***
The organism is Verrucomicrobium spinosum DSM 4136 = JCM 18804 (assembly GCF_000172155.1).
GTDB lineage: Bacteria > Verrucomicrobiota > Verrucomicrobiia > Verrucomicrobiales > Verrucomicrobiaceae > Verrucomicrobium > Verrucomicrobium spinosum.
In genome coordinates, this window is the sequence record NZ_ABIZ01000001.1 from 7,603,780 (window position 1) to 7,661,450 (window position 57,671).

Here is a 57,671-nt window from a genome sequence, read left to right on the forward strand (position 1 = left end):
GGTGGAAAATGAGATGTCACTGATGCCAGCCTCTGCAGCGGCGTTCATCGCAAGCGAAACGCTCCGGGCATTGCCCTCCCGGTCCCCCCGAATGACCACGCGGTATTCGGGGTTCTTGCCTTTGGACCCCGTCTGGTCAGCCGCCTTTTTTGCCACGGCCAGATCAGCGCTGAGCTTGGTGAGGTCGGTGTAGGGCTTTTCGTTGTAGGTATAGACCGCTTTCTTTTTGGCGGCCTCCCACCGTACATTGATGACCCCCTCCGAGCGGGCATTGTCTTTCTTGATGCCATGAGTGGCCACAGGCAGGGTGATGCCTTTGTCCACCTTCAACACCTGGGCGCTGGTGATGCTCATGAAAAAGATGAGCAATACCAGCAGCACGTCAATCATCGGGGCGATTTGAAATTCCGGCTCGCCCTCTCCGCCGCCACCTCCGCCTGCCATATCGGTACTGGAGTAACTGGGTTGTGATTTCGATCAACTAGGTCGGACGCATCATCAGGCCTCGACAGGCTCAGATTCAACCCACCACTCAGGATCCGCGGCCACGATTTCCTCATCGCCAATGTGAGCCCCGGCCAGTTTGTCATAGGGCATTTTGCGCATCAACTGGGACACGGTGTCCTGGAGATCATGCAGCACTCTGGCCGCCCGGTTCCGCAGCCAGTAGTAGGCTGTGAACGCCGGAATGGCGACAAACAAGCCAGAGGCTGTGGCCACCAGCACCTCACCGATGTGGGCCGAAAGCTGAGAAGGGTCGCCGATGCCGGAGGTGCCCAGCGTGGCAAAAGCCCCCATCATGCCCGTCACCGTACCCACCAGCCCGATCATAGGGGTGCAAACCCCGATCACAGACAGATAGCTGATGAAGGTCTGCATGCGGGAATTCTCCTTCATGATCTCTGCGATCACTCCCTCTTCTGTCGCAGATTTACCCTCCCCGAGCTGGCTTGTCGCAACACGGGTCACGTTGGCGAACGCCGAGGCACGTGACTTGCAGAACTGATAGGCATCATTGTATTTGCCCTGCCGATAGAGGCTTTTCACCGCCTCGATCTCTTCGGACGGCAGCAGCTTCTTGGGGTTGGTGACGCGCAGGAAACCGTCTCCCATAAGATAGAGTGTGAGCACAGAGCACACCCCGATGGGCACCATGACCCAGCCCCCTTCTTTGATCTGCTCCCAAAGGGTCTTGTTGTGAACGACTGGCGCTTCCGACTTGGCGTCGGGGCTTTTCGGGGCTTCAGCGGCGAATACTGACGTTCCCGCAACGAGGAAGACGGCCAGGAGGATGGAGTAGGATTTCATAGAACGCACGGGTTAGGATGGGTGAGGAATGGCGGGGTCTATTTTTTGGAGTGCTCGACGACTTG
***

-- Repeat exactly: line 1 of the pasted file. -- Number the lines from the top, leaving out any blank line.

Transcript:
The organism is Verrucomicrobium spinosum DSM 4136 = JCM 18804 (assembly GCF_000172155.1).